For Grandma A, the world is scary, fast, rude, unforgiving and unkind. With no thanks to unpleasant people, unluckiness and CNN, that belief is constantly reaffirmed and a big ingredient of daily stress. For her, the computer can provide a safe haven but can conversely reflect and magnify this negative attitude. For example, if customer service at a shopping centre can ruin her day, attempting to get a refund from Amazon can be either a delight, or a complicated nightmare. It goes both ways.

'I hate the cloud' declared Grandma B. She was a much more skilled user than A, and enjoyed a range of apps like Dragon, Spider, Paper and routinely powered through 300 page books. Cloud computing services? Not so much. Until iCloud works magically for normal users, there’s no way you’re getting Grandma on board. Most users would (and do) appreciate iCloud’s powerful backup, but it usually only takes one bad experience for users to be distrustful.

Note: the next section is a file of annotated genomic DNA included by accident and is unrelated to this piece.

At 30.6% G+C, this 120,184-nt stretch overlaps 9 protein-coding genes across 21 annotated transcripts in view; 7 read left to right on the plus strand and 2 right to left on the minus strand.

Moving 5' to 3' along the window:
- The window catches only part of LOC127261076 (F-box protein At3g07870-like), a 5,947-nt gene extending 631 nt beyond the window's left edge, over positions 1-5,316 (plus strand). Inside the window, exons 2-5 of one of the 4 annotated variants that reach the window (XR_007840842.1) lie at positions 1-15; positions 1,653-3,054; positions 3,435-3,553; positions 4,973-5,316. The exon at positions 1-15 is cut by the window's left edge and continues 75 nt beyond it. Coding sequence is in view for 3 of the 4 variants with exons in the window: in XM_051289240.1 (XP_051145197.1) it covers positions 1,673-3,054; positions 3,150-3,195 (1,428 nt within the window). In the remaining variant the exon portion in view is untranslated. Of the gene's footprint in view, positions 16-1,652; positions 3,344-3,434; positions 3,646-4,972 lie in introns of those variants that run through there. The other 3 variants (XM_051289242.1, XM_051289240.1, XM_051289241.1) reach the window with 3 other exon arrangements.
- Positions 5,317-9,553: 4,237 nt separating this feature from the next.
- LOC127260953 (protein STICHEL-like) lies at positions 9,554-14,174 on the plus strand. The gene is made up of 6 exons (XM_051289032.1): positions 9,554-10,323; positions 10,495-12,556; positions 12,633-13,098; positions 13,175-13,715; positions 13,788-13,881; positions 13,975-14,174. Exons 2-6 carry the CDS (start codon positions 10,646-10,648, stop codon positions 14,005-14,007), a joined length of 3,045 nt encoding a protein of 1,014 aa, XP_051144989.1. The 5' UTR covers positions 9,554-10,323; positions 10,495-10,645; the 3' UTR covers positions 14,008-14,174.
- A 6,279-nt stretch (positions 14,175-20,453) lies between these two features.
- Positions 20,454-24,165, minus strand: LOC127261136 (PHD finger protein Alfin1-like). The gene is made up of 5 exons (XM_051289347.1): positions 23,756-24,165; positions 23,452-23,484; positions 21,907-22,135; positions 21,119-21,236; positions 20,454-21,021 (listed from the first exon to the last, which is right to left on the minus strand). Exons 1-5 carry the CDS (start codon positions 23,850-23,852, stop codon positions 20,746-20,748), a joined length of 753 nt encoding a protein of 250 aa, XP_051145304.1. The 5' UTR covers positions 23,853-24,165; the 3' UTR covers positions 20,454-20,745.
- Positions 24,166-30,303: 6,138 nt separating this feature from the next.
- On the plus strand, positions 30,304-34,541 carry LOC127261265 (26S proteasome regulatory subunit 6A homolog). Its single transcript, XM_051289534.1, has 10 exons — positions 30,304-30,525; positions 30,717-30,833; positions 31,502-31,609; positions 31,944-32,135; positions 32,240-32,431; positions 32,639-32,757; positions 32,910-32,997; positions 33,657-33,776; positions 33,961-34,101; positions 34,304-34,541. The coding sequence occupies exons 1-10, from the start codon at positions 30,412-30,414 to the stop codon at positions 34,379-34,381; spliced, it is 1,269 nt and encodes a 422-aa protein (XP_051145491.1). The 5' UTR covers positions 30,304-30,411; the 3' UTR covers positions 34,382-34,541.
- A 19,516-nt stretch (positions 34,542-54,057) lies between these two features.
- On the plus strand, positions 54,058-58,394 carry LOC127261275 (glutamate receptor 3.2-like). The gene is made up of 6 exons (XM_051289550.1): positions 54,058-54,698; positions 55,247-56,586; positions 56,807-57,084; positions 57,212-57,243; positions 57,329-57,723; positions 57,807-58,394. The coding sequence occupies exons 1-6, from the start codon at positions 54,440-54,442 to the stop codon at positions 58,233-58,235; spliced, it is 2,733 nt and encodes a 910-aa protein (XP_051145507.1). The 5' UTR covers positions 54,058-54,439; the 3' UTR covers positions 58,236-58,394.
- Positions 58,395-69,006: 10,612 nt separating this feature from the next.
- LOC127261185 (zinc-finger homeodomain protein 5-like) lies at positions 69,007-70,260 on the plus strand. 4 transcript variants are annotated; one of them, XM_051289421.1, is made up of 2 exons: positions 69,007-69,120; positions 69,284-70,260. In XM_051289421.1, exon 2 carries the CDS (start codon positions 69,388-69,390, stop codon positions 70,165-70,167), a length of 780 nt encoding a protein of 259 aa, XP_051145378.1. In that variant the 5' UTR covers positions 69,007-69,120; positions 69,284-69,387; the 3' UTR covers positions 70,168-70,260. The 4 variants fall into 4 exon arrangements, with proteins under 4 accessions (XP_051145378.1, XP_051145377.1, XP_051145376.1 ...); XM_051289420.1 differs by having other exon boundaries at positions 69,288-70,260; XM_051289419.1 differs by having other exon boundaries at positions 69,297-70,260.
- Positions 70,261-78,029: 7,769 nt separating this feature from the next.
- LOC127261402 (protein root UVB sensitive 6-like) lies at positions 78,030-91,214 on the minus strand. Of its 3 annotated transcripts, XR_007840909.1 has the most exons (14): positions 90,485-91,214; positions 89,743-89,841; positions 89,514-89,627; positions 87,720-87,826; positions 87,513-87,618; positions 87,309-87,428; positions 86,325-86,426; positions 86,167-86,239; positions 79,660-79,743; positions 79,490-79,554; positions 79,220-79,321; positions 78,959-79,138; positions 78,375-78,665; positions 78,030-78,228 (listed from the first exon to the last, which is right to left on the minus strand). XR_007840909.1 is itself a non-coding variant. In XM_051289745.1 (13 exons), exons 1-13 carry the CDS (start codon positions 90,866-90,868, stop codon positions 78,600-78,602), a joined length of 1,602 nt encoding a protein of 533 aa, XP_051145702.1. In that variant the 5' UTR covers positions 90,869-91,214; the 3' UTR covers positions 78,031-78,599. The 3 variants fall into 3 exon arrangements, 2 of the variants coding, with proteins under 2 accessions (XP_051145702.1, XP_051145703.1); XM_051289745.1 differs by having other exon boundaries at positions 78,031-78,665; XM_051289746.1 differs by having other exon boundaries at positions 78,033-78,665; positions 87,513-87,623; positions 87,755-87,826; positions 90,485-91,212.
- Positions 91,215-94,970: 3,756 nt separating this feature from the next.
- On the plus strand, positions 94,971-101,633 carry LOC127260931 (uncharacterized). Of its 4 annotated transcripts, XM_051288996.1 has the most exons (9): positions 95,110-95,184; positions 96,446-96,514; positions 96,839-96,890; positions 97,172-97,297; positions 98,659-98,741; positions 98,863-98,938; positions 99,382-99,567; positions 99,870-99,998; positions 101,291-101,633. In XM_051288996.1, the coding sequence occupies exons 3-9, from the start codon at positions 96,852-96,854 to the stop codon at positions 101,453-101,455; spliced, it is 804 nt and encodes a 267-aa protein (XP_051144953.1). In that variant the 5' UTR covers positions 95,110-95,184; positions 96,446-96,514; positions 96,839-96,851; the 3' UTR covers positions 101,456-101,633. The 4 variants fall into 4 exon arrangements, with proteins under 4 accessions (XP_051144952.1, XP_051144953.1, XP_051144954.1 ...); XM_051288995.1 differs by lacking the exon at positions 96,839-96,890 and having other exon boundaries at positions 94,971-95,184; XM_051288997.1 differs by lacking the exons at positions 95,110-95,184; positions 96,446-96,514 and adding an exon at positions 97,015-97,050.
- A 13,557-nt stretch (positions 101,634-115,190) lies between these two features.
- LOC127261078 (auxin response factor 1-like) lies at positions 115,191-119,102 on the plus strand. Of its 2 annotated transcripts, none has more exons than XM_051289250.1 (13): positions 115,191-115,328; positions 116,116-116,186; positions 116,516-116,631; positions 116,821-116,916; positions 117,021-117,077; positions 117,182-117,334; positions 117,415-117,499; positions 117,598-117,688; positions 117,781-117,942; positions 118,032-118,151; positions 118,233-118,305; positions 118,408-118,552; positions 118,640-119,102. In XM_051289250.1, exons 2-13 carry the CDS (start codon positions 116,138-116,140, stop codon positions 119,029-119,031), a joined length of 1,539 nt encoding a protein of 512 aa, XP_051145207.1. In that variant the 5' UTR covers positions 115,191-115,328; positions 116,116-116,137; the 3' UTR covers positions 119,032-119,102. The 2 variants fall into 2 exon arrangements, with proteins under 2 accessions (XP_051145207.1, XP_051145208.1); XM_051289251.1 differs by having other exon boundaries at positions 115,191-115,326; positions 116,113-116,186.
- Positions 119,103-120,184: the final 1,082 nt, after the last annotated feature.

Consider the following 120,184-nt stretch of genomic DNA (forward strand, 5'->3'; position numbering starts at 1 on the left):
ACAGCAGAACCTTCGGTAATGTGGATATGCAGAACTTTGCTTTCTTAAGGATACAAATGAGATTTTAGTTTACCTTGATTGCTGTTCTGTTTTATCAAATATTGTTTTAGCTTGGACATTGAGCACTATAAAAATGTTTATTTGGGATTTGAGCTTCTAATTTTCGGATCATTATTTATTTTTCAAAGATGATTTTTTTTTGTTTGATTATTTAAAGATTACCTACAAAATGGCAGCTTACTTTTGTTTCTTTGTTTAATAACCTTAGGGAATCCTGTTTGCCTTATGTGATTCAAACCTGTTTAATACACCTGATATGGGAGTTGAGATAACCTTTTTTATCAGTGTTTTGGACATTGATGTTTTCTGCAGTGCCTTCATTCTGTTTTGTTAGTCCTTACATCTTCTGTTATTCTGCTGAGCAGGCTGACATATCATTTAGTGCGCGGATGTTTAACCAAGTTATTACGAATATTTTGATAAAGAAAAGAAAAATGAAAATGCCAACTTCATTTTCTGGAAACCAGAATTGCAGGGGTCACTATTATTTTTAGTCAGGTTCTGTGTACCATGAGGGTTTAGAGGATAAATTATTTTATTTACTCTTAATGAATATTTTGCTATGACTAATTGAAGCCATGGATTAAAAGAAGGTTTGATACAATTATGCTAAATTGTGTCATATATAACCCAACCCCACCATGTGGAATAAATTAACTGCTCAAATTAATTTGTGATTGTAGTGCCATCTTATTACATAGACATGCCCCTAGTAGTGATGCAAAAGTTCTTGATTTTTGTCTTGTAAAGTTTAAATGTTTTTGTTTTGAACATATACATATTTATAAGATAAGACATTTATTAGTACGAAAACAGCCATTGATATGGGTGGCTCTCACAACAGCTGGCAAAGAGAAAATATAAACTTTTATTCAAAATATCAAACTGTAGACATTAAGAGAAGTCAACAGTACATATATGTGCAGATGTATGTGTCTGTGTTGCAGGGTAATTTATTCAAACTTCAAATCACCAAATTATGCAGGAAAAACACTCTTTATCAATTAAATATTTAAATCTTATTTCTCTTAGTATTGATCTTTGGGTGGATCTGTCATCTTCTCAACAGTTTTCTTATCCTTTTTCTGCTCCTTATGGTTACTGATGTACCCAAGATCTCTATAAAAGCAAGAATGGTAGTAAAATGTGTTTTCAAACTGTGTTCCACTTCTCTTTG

We talk about changing behaviour and creating habits, but it’s no easy task. For a long time I struggled to stay in contact with A. Something that helped was watching her reaction to the new message ping from mail.app. Pure delight! For someone who might not see their family much, or live alone, the significance of an alert tone can’t really be overstated.

“Do you use Facebook?” A asked me. What followed was an interesting conversation. I said I used it mainly for messaging friends. That didn’t make anything less complicated for her, as I attempted to explain the difference between a facebook message, a sms, an imessage, skype and an email. She didn’t care about all that ‘nonsense’, but did care that her friends and family were sharing valuable photos with hundreds of strangers/followers but not with her. As far as she’s concerned, social networks are a big stupid party that she’s not invited to.